The sustainability goals of the University of Turku include carbon-neutral operations by 2025. The university has taken a step closer to achieving the goal by defining its carbon footprint.

“We want to bear our share of social responsibility and combat climate change. The goal of carbon-neutral operations is one way we’re demonstrating this,” says Vice Rector Kalle-Antti Suominen of the University of Turku.

A working group on sustainable development was established for the university in 2018. In 2019, another working group was set up under it to calculate the university’s carbon footprint. From the outset, the group has been very broad-based and consisted of several experts from different fields. One member of the working group is Ari-Pekka Lassila, Sustainability Specialist at University Properties Ltd (SYK).

Properties, travel expenses and material purchases forming the carbon footprint

As the University of Turku was the first university in Finland to start performing comprehensive calculations, a framework had to be defined for the calculation work. SYK had already calculated its own carbon footprint, which also provided guidelines for this work.

The first consideration concerned which factors could be included in the calculation of the carbon footprint. It was noted at the outset that an essential part of the emissions was created by real estate properties, travel and various research-related equipment, chemicals and laboratory equipment.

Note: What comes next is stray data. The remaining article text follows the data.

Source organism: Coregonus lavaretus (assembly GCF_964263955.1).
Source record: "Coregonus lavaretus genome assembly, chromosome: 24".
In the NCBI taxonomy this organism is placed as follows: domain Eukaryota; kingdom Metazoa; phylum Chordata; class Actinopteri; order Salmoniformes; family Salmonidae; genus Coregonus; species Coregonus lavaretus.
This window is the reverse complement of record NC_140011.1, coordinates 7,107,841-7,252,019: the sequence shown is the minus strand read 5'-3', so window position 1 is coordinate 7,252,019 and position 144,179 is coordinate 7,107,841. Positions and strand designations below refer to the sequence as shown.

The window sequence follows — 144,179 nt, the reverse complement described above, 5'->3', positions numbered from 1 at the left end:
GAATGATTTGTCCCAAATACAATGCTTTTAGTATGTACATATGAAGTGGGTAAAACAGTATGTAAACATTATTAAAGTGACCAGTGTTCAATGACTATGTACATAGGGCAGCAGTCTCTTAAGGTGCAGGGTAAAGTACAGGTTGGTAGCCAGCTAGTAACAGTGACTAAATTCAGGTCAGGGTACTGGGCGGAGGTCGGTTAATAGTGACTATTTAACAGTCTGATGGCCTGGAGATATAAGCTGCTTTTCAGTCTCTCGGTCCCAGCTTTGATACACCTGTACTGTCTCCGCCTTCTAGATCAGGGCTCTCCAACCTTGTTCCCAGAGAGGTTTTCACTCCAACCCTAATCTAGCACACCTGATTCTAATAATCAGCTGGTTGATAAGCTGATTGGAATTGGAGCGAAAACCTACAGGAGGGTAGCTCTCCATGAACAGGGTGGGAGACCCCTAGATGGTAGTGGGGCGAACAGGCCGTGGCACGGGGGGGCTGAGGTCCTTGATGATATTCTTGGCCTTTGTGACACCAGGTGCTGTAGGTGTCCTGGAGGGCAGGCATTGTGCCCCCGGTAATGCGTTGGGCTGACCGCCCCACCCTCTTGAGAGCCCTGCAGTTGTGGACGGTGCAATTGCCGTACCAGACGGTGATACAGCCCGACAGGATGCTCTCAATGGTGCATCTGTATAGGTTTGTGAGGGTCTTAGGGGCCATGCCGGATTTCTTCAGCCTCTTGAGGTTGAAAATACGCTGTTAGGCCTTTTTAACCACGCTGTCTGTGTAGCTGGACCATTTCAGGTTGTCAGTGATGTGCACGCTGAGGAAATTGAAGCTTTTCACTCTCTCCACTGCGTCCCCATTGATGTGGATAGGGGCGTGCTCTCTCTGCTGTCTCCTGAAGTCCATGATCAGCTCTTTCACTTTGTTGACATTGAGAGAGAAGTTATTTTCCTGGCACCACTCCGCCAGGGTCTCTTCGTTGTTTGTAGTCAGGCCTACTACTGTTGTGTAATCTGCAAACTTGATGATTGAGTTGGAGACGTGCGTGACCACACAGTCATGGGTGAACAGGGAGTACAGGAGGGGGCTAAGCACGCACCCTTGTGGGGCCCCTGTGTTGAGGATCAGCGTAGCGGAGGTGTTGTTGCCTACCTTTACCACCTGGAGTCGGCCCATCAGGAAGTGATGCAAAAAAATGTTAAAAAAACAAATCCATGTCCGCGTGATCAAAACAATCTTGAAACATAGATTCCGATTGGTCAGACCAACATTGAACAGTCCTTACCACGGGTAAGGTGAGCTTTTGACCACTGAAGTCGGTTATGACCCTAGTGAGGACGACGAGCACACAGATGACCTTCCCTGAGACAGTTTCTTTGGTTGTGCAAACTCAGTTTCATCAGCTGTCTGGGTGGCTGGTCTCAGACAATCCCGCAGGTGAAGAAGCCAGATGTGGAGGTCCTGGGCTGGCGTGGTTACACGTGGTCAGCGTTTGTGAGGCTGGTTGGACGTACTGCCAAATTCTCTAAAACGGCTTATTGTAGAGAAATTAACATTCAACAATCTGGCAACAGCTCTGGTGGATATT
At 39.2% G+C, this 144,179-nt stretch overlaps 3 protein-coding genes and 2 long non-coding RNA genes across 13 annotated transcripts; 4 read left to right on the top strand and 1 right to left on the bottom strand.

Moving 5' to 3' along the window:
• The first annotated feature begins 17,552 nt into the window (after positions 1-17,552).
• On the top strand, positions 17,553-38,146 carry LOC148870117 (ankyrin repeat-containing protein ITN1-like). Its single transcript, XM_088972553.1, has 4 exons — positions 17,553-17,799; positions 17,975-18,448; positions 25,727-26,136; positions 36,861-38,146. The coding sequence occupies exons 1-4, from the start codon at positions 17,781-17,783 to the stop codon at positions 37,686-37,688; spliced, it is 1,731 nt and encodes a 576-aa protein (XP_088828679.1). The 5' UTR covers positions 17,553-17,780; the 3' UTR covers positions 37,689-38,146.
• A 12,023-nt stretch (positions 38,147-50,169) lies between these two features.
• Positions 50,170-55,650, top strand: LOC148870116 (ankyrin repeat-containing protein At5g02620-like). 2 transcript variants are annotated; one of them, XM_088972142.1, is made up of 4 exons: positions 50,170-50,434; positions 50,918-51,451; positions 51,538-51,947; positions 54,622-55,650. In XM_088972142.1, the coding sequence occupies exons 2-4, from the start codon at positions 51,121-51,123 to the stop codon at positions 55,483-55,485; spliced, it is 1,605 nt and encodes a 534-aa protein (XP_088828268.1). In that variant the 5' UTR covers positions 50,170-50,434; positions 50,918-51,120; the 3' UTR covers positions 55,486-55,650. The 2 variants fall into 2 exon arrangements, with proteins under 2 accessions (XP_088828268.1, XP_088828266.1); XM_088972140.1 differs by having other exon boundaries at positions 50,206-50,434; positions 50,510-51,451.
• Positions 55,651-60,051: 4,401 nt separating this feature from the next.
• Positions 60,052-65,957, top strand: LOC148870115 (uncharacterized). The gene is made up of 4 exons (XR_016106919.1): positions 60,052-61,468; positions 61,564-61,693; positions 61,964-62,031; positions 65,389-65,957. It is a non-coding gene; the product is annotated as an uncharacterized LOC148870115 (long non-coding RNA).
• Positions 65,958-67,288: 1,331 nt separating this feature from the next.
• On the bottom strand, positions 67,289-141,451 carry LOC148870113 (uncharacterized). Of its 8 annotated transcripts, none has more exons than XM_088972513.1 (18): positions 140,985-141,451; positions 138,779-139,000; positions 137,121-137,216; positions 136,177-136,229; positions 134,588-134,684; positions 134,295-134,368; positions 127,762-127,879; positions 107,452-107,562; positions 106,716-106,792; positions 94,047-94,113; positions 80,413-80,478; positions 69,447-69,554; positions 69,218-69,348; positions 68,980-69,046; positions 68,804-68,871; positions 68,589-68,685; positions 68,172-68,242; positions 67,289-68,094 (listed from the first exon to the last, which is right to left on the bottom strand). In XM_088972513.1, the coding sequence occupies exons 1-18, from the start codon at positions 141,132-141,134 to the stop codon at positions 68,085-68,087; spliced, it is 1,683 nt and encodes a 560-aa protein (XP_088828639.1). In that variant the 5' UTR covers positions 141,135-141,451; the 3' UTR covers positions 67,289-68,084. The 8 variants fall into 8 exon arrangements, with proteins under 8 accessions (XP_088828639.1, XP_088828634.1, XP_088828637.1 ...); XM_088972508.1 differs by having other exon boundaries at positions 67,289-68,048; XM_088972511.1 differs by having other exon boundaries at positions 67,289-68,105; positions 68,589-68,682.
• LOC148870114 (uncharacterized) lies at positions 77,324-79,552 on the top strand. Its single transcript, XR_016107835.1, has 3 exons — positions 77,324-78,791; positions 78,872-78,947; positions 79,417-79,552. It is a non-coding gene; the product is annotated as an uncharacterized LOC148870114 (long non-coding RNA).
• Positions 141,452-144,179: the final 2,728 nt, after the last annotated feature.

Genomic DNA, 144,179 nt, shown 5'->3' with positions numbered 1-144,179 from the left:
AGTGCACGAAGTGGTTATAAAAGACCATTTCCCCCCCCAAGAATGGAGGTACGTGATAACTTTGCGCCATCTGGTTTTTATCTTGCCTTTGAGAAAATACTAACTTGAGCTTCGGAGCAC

The second limitation concerned the accuracy of calculations: how accurate the initial data obtained is, and how small the factors for inclusion should be.

“For a long time, we were considering the different methods of calculation available for individual matters. There were many methods, and we ended up looking at the orders of magnitude. It makes no sense to go into detail in some aspects if others are defined much less accurately,” says Suominen.

SYK plays a pivotal role in the calculation of the footprint of real estate properties

“Ari-Pekka’s involvement was valuable for the working group. He brought expertise and a professional approach to the subject to the working group. He also had previous experience of implementing the process,” Suominen says.

SYK’s role was particularly emphasised in real estate accounting. As SYK had already calculated the emissions from its own campuses, it was no longer necessary to recalculate them for this work. In addition, the same calculation could also be used for other properties that were not owned by SYK.

The work continues

The working group is continuing its work to achieve the goal of carbon-neutral campuses. The group will continue to examine and discuss the reduction of the carbon footprint and possible compensation issues. The calculation of emissions is also becoming more accurate and extensive all the time. Open reporting of the observations and results will continue. The working group’s own observations and results are reported openly, as has been the case so far. The example set by the University of Turku has also encouraged other universities to investigate their climate impacts.

“Now that we know our carbon footprint, we can plan what we need to do to reduce it,” Suominen concludes.


© Suomen Yliopistokiinteistöt Oy 2020